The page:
In Search of Good Fabric

When we first arrived in Nigeria, all new hires were gifted with six yards of Ankara fabric. We each had different colors and styles, some we liked some we did not. But regardless, we were excited by the possibility of  what we could do with those six yards. We didn’t really understand, then, the significance of fabric here in Nigeria and we definitely didn’t know that much about it. On my first trip to the Wuse (pronounced woo-say) market, I scoured the fabric stalls for colors that spoke to me and patterns that fit my budget. I wasn’t yet prepared for the haggling required to get a “fair” price, but I found the stall of a gentleman who had some of the most beautiful fabrics and good prices to boot. You see, I was told by a local where to go get my fabric. It never occurred to me that there would be stores inside of malls to get it. So, like a local, I hailed a taxi and took a green broke down ride to Wuse market in search of fabric. And I left that day with eighteen yards of fabric that made me giddy.

As I started to purchase (read collect) more fabric, I decided it was time for me to be a more informed consumer, especially as I consistently noticed that labels on the fabric read Made in China or Made in The Philippines or Made in Holland. Where were the Made in Nigeria labels? It didn’t take long to figure that out. Most of what the world knows as African fabric is really a spinoff of Indonesian fabric brought over by the Dutch. This is the story of Ankara. And while it is largely consumed/purchased by West Africans much of it is not manufactured on the continent. *sigh* However, all one has to do is dig a little deeper to find the traditional textiles made by the locals.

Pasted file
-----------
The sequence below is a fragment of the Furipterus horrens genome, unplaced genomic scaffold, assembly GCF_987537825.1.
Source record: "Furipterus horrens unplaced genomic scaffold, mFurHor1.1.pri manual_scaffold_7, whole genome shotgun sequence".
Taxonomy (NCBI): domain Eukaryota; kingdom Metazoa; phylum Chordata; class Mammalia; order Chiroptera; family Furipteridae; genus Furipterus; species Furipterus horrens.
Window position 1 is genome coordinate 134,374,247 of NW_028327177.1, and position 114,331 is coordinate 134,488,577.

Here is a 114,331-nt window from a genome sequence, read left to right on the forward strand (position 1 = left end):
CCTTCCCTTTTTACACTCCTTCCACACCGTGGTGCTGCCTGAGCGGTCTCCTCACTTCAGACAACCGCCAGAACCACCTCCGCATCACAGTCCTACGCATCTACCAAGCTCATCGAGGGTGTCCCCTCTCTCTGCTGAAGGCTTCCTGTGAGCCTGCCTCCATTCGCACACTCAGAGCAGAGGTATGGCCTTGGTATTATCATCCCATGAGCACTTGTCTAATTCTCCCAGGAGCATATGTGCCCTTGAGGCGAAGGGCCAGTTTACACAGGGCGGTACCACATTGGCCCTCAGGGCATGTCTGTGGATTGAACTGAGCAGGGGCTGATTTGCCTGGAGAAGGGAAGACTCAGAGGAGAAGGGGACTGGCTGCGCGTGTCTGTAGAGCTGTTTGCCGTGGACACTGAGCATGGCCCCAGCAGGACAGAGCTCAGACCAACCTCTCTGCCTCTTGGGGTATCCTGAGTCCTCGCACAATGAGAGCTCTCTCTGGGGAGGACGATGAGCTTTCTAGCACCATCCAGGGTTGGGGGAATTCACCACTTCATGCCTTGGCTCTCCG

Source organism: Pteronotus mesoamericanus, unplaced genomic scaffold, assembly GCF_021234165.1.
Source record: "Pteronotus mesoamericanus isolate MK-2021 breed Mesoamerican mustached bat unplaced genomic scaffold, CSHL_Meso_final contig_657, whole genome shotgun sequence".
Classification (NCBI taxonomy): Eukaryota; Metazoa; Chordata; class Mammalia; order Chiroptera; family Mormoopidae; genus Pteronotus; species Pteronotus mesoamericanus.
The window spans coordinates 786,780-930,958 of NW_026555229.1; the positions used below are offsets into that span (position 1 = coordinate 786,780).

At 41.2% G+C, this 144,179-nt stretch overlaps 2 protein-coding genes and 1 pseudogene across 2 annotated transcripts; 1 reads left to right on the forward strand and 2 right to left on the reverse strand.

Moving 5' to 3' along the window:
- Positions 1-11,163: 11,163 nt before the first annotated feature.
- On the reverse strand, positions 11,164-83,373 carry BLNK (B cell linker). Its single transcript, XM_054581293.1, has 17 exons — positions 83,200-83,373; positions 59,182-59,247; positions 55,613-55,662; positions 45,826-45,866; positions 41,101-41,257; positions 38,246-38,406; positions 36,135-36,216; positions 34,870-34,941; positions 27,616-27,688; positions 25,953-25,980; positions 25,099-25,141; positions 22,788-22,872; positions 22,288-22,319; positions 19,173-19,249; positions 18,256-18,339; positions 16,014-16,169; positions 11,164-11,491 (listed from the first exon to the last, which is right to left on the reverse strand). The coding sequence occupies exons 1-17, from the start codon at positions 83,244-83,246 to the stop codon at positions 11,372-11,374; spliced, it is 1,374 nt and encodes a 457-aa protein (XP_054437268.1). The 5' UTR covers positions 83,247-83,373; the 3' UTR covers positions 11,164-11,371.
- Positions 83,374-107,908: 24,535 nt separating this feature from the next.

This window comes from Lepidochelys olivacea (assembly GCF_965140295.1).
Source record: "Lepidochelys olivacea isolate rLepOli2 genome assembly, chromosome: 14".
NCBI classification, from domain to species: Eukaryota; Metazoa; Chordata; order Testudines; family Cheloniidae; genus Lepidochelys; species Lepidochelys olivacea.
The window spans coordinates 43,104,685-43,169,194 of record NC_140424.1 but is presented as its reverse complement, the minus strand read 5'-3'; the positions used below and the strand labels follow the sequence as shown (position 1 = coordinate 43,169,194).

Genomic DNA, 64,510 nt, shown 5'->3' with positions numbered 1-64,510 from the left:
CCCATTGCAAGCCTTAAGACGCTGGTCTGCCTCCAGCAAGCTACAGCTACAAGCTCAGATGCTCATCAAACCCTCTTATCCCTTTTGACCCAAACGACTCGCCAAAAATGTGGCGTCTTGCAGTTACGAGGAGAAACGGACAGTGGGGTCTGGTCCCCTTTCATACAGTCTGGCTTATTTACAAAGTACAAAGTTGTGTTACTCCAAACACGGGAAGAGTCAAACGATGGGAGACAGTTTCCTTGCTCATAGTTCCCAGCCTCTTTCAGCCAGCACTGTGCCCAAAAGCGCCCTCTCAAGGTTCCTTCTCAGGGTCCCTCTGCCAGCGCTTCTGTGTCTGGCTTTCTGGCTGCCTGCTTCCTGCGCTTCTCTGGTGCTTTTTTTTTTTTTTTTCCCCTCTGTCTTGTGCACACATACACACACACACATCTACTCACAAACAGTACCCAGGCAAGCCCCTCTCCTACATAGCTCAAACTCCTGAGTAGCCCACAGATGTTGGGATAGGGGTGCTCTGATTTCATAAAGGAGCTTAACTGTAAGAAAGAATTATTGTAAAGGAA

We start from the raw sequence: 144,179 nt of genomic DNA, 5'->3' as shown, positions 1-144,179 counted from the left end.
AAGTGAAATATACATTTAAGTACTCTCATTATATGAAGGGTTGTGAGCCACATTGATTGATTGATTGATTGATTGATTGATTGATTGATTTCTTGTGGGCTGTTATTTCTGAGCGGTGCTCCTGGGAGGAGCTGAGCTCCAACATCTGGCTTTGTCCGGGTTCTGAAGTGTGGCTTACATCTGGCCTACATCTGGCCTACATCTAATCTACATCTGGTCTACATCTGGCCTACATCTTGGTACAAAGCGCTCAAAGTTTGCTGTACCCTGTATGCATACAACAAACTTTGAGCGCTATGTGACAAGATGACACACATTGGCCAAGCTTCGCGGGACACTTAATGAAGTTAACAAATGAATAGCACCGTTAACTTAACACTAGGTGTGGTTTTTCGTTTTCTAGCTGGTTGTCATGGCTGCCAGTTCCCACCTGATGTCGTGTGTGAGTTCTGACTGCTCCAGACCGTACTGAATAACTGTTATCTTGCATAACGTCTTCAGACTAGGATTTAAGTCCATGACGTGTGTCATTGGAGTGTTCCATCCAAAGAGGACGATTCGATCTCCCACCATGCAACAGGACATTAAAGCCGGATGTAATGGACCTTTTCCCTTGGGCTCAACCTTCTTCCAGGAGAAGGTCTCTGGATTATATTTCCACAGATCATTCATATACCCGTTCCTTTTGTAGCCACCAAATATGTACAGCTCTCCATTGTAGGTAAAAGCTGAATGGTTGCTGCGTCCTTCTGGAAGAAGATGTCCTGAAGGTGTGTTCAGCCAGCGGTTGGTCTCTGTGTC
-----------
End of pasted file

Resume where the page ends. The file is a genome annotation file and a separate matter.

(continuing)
Akwete cloth

Adire and akwete, two of the more popular Nigerian fabrics aren’t easy to come by, but are completely locally made and are beautiful pieces to add to any collection. Adire, also known as tie-dye, starts off stiff and coarse, but after you’ve washed it becomes soft and extremely light to wear. It is typically sold in five yard bundles and I can’t get enough of it. Akwete is harder to find and more expensive, but if you can you will want to hang it and put it on display. No two pieces are alike and they each are gorgeous.

As for Ankara, there are five locally owned companies which manufacture and sell the fabric. The one that I use is Da Viva. The fabric is of excellent quality and they have a wide array of designs and colors to choose from. The one thing about the fabric though is that it is usually quite heavy, so you have to keep that in mind when using it to make clothes. In addition, it is not as inexpensive as most of the fabric sold in the local markets and because the Da Viva stores are often inside malls, there is no haggling.


While I know many of us always want a good bargain and want to pay pennies for quality, it is imperative that we begin to be conscious of the impact we have on the local community during our travels or when we move to developing countries. After living in Nigeria for a year and half and learning more about the local economy, the history of colonialism and the impact it still has on the people,  I feel it is my responsibility to support the hard work of the people to which this land has always belonged. No, it’s not always going to be easy and it can be frustrating, but it’s necessary that we don’t become part of the problem.

If you are interested in purchasing authentic, locally made fabrics and textiles, please shoot me a message and I can point you in the direction if you’re in Nigeria or can even pick it up for you.

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